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With growth slowing in China and Europe on the verge a recession, it's time to ask if a stock market crash this week is possible.
Remember, we're already in the longest bull market ever, and stocks are showing signs of weakness. December closed out with its worst performance in 30 years.
Now, stock market crash predictions can never be made with absolute confidence, of course. No one can say with certainty when the next market crash will hit. But we can be strategic and use the best evidence in front of us.
No market goes up forever. Whether we get a stock market crash in 2019 or a simple bear market, we'll likely see a pullback at some point. While stocks recovered slightly since December, we're still on a shaky foundation.
U.S.-China trade war tensions remain high. The U.S. Federal Reserve is widely forecast to raise interest rates again this year. And Brexit is scheduled for March 1.
But this is the biggest threat to the market right now, and prepared investors can not only protect their cash, but turn a profit from the fallout…
A Stock Market Crash Could Begin with Debt
During the last 15 years, debt worldwide has doubled, surging nearly $150 trillion. In just the first quarter of last year, global debt hit $247 trillion, adding $8 trillion in the quarter.
Those are staggering numbers, but it gets even worse. The debt is more than four times global gross domestic product (GDP) – specifically, it's 318% of worldwide GDP.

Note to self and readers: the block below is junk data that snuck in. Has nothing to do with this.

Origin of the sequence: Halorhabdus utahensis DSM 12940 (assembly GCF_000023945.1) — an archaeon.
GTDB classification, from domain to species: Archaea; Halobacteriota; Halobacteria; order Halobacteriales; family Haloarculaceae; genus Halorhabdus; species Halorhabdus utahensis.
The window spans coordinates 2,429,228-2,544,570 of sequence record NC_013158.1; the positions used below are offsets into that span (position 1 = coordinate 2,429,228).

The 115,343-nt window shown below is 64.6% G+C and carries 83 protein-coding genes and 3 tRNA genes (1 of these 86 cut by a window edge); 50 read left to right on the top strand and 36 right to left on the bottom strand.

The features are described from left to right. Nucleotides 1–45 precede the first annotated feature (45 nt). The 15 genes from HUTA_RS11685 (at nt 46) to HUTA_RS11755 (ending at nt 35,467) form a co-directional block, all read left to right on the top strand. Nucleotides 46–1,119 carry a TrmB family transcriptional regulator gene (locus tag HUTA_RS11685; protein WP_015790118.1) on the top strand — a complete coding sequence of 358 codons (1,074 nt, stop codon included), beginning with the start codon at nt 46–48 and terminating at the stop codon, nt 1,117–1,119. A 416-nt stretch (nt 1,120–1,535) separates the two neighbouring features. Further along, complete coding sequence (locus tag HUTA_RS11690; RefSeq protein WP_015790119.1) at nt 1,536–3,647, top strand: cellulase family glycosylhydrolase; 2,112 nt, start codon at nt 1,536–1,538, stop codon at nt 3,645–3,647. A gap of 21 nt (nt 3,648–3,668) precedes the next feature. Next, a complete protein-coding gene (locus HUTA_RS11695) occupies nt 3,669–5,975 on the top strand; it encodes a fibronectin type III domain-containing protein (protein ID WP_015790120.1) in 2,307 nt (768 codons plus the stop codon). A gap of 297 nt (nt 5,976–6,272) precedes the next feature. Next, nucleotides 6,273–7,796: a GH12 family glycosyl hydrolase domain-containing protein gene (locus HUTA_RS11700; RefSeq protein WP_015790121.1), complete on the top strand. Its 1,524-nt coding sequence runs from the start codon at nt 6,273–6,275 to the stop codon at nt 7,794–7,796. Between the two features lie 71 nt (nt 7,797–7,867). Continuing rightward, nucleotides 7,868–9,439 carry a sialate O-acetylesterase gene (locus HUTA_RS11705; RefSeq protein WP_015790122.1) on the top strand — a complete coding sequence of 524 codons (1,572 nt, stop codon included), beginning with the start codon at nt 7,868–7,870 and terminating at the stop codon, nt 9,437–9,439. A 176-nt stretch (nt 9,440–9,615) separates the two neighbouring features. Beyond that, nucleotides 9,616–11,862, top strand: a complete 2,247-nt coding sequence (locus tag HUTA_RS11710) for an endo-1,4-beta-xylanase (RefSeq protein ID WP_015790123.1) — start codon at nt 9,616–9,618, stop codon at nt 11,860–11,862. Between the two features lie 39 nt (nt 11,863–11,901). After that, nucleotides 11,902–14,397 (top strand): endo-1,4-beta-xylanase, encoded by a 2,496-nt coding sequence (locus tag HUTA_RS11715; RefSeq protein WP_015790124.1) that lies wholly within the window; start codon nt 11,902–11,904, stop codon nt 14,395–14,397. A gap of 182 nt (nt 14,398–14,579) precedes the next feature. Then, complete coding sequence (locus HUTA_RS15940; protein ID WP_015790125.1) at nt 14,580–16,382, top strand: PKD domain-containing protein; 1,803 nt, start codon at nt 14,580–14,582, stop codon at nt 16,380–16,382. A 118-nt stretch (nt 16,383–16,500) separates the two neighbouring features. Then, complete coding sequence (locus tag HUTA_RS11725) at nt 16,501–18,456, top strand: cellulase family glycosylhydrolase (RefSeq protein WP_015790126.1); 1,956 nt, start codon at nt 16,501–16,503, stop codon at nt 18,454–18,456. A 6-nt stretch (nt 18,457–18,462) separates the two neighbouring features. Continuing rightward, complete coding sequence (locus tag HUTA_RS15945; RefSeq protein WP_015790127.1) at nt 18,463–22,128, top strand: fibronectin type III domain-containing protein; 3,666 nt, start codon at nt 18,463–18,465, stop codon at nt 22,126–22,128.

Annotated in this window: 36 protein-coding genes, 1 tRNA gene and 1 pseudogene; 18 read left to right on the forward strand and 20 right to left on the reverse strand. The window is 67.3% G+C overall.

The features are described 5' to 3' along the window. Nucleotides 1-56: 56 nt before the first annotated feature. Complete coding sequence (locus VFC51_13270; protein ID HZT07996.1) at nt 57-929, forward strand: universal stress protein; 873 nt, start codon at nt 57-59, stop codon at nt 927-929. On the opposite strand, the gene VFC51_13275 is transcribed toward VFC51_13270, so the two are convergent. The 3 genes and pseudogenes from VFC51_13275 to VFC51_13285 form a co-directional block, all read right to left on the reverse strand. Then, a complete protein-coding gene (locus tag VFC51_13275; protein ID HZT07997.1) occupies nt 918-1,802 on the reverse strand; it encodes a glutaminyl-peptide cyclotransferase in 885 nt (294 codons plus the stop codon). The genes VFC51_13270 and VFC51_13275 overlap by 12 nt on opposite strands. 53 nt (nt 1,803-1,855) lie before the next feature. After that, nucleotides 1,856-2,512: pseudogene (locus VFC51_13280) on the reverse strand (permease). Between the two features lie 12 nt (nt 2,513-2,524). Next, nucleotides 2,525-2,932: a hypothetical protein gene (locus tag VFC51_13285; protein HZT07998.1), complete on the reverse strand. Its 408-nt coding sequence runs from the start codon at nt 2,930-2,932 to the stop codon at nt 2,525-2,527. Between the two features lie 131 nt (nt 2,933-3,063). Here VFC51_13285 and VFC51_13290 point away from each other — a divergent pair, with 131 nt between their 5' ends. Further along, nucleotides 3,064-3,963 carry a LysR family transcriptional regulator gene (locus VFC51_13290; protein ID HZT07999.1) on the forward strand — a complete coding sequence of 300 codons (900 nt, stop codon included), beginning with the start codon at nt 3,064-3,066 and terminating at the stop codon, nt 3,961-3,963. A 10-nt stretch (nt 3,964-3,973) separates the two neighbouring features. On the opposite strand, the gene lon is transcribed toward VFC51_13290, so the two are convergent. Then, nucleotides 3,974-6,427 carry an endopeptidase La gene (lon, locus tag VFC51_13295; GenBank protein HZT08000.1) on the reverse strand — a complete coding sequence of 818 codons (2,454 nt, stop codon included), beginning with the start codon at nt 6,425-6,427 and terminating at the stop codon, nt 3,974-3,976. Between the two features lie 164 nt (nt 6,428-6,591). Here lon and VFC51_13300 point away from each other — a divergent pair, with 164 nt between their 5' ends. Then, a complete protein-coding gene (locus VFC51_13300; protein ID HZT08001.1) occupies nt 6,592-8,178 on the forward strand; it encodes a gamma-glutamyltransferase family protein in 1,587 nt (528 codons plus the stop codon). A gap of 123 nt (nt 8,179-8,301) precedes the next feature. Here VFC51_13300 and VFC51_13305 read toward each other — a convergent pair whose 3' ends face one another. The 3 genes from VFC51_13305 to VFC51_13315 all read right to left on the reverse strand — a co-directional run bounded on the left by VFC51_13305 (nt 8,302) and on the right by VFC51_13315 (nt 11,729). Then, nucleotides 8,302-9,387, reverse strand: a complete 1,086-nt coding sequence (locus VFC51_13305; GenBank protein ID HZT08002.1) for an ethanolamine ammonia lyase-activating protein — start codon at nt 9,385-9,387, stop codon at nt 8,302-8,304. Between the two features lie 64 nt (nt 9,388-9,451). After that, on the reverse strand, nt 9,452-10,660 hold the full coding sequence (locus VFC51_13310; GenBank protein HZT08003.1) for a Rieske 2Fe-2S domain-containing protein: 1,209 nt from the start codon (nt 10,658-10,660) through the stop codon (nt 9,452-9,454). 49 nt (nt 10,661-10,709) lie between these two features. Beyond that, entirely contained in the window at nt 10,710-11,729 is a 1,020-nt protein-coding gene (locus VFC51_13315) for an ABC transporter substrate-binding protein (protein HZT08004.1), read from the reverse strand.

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If you owed 318% of your annual income each year, then you'd be facing a serious crisis. The same goes for the global economy, and for the same reason. Debt inevitably cripples growth, as all spending eventually gets siphoned into debt payments.
In the United States specifically, total debt hit $21.79 trillion in November 2018. Interest on it is forecast to rise by a minimum of $10 billion annually.
But even that's not the worst news.
In fiscal 2018, the U.S. government ran a deficit of $779 billion. The primary driver is the tax cuts enacted by the Trump administration. Government inlays fell drastically, but expenses weren't cut accordingly, ballooning the debt even more.
The deficit is the biggest in six years, and it is forecast to keep growing.
The situation in the world's second largest economy, China, isn't good either.
Since the fiscal crisis of 2008, China has printed more currency than the United States has. Right now, its currency, the yuan, is weak vis-à-vis the U.S. dollar. But a lot of the country's debt is based on the dollar. The debt of the Chinese government alone might be roughly $6 trillion, according to a recent CNBC report.
At some point, China may find repayment difficult.
Then there's the entire world. The International Monetary Fund publishes a World Economic Outlook report each year. In the most recent one, it reported that many nations had slashed interest rates and printed money to stimulate economic activity after the financial crisis of 2008. That not only added to each country's debt, but it left them with fewer options to combat the next crisis.
Smart investors know this situation is unsustainable. We can see that in the bond markets.
In September, the 10-year Treasury benchmark rate rose to 3.06%, a big leap from the year prior's 2.06% rate. In fact, that's a 50% climb in just 14 months.
When interest rates rise, the price of bonds and notes drop. The Bloomberg Barclays Multiverse Index shows that, as a result of the interest rate rise, $1 trillion in bond values vanished in only three weeks from September to October last year.
That's a troubling sign of where we are heading. But you don't have to be caught holding the bag when the fallout beings.
Here's exactly what to do…